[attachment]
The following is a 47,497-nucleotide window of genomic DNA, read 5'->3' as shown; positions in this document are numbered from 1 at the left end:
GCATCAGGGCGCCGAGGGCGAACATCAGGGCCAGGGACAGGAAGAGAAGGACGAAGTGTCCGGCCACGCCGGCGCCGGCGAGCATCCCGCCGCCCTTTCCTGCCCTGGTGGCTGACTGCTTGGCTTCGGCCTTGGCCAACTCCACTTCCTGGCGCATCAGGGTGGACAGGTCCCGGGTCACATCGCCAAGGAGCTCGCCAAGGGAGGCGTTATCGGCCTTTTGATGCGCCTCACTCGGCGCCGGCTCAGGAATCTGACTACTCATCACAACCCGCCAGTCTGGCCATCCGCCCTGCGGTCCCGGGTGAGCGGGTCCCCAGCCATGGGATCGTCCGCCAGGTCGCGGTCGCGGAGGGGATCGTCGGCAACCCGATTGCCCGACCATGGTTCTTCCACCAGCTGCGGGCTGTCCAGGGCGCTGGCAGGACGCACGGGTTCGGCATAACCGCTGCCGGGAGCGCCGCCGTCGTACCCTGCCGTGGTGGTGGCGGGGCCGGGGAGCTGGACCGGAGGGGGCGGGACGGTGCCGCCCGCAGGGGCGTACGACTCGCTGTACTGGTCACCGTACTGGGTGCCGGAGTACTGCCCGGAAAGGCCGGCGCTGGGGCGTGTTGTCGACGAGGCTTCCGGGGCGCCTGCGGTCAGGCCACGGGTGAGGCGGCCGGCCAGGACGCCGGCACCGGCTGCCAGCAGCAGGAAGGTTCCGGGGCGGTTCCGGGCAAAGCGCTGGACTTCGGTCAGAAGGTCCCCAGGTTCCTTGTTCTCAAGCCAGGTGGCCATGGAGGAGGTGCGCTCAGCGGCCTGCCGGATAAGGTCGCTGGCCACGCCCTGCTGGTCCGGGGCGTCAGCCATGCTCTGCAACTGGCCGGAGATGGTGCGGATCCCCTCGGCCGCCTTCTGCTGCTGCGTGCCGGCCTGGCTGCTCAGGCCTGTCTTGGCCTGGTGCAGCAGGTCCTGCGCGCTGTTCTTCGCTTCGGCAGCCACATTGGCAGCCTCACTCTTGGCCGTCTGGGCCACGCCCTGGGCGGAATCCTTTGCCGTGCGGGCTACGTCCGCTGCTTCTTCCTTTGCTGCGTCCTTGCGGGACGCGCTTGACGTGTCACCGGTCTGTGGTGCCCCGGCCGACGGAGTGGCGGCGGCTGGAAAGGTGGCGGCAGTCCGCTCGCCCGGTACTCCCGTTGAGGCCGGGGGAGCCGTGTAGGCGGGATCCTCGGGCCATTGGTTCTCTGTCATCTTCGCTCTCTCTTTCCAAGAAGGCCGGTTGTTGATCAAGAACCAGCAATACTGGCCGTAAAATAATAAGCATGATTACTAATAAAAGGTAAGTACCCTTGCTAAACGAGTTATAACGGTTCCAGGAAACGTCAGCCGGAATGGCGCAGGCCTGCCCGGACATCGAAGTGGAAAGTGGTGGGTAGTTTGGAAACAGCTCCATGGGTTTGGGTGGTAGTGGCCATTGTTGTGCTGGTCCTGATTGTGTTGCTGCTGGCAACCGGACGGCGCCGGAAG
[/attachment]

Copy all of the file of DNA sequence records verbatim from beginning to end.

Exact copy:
The following is a 47,497-nucleotide window of genomic DNA, read 5'->3' as shown; positions in this document are numbered from 1 at the left end:
GCATCAGGGCGCCGAGGGCGAACATCAGGGCCAGGGACAGGAAGAGAAGGACGAAGTGTCCGGCCACGCCGGCGCCGGCGAGCATCCCGCCGCCCTTTCCTGCCCTGGTGGCTGACTGCTTGGCTTCGGCCTTGGCCAACTCCACTTCCTGGCGCATCAGGGTGGACAGGTCCCGGGTCACATCGCCAAGGAGCTCGCCAAGGGAGGCGTTATCGGCCTTTTGATGCGCCTCACTCGGCGCCGGCTCAGGAATCTGACTACTCATCACAACCCGCCAGTCTGGCCATCCGCCCTGCGGTCCCGGGTGAGCGGGTCCCCAGCCATGGGATCGTCCGCCAGGTCGCGGTCGCGGAGGGGATCGTCGGCAACCCGATTGCCCGACCATGGTTCTTCCACCAGCTGCGGGCTGTCCAGGGCGCTGGCAGGACGCACGGGTTCGGCATAACCGCTGCCGGGAGCGCCGCCGTCGTACCCTGCCGTGGTGGTGGCGGGGCCGGGGAGCTGGACCGGAGGGGGCGGGACGGTGCCGCCCGCAGGGGCGTACGACTCGCTGTACTGGTCACCGTACTGGGTGCCGGAGTACTGCCCGGAAAGGCCGGCGCTGGGGCGTGTTGTCGACGAGGCTTCCGGGGCGCCTGCGGTCAGGCCACGGGTGAGGCGGCCGGCCAGGACGCCGGCACCGGCTGCCAGCAGCAGGAAGGTTCCGGGGCGGTTCCGGGCAAAGCGCTGGACTTCGGTCAGAAGGTCCCCAGGTTCCTTGTTCTCAAGCCAGGTGGCCATGGAGGAGGTGCGCTCAGCGGCCTGCCGGATAAGGTCGCTGGCCACGCCCTGCTGGTCCGGGGCGTCAGCCATGCTCTGCAACTGGCCGGAGATGGTGCGGATCCCCTCGGCCGCCTTCTGCTGCTGCGTGCCGGCCTGGCTGCTCAGGCCTGTCTTGGCCTGGTGCAGCAGGTCCTGCGCGCTGTTCTTCGCTTCGGCAGCCACATTGGCAGCCTCACTCTTGGCCGTCTGGGCCACGCCCTGGGCGGAATCCTTTGCCGTGCGGGCTACGTCCGCTGCTTCTTCCTTTGCTGCGTCCTTGCGGGACGCGCTTGACGTGTCACCGGTCTGTGGTGCCCCGGCCGACGGAGTGGCGGCGGCTGGAAAGGTGGCGGCAGTCCGCTCGCCCGGTACTCCCGTTGAGGCCGGGGGAGCCGTGTAGGCGGGATCCTCGGGCCATTGGTTCTCTGTCATCTTCGCTCTCTCTTTCCAAGAAGGCCGGTTGTTGATCAAGAACCAGCAATACTGGCCGTAAAATAATAAGCATGATTACTAATAAAAGGTAAGTACCCTTGCTAAACGAGTTATAACGGTTCCAGGAAACGTCAGCCGGAATGGCGCAGGCCTGCCCGGACATCGAAGTGGAAAGTGGTGGGTAGTTTGGAAACAGCTCCATGGGTTTGGGTGGTAGTGGCCATTGTTGTGCTGGTCCTGATTGTGTTGCTGCTGGCAACCGGACGGCGCCGGAAG